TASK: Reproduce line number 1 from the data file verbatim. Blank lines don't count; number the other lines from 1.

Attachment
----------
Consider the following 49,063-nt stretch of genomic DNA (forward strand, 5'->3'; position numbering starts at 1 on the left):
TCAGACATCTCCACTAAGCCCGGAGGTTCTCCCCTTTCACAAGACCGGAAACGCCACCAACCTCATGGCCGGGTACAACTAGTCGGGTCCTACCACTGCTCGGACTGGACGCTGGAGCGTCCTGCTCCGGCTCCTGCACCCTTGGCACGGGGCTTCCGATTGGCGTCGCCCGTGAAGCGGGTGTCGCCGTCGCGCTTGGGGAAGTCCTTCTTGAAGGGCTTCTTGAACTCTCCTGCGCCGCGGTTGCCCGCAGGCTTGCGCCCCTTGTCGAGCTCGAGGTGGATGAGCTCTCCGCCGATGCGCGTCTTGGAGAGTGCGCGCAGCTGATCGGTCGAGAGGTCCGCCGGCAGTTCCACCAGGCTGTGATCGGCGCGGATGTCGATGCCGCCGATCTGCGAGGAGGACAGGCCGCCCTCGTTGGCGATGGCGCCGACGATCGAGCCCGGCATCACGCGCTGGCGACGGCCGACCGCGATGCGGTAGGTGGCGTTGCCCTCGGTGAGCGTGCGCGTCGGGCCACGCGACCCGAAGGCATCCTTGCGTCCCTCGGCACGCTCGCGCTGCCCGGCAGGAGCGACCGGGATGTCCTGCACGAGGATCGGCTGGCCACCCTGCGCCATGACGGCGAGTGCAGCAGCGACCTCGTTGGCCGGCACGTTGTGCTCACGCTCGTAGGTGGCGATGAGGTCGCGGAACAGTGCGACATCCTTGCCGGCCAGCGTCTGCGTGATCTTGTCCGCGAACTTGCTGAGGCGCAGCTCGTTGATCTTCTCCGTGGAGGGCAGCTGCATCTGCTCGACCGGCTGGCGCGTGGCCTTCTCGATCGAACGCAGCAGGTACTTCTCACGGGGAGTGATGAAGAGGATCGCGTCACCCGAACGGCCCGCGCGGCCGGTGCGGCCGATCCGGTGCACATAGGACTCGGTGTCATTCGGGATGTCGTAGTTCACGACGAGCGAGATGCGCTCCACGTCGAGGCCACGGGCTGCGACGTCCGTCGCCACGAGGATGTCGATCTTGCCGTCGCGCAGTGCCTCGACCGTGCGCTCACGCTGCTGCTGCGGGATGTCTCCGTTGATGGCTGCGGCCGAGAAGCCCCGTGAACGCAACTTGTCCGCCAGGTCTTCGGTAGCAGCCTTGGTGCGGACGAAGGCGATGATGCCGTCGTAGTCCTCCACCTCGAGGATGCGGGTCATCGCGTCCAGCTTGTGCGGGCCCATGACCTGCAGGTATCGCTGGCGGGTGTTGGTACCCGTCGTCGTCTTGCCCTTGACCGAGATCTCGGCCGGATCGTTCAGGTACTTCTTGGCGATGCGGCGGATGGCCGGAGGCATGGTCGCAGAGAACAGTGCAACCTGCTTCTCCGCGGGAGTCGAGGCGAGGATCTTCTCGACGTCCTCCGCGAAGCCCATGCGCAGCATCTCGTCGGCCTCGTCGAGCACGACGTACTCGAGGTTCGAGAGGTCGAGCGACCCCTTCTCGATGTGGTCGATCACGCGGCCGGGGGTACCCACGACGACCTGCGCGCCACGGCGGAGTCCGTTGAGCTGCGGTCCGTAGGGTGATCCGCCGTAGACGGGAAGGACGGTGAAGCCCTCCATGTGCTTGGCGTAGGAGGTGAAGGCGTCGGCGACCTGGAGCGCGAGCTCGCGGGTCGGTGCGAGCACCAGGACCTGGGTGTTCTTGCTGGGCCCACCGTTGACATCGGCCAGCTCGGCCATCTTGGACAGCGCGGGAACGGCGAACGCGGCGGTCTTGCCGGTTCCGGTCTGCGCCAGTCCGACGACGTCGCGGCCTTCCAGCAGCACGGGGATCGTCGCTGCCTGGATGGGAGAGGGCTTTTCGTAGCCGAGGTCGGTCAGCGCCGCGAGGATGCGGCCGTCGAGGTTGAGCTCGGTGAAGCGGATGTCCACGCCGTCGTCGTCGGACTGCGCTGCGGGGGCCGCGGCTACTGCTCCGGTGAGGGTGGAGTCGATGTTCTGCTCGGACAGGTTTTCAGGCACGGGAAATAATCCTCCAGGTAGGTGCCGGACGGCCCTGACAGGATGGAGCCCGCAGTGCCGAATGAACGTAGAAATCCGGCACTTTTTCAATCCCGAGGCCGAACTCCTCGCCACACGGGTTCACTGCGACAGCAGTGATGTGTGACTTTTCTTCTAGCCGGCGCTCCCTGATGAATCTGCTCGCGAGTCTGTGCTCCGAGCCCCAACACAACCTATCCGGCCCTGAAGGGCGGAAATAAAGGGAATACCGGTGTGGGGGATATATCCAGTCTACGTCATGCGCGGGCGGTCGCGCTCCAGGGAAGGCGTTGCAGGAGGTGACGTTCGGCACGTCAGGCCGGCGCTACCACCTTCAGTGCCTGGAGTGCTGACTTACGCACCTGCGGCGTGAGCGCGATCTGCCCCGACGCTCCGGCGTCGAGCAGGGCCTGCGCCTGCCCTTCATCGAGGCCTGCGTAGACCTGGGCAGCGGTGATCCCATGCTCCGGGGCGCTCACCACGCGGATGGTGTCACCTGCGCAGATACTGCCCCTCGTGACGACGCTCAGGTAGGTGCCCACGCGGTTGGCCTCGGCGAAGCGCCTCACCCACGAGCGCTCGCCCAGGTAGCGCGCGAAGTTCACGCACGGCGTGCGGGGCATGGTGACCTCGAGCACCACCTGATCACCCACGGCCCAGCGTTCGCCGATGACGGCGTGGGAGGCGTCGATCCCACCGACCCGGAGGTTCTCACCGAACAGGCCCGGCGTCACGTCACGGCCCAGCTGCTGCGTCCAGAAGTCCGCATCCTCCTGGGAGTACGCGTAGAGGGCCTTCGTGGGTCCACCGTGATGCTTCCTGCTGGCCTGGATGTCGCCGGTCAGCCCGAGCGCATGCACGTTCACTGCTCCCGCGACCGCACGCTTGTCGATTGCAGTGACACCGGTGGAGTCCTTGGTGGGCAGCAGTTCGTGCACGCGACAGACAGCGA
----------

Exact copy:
Consider the following 49,063-nt stretch of genomic DNA (forward strand, 5'->3'; position numbering starts at 1 on the left):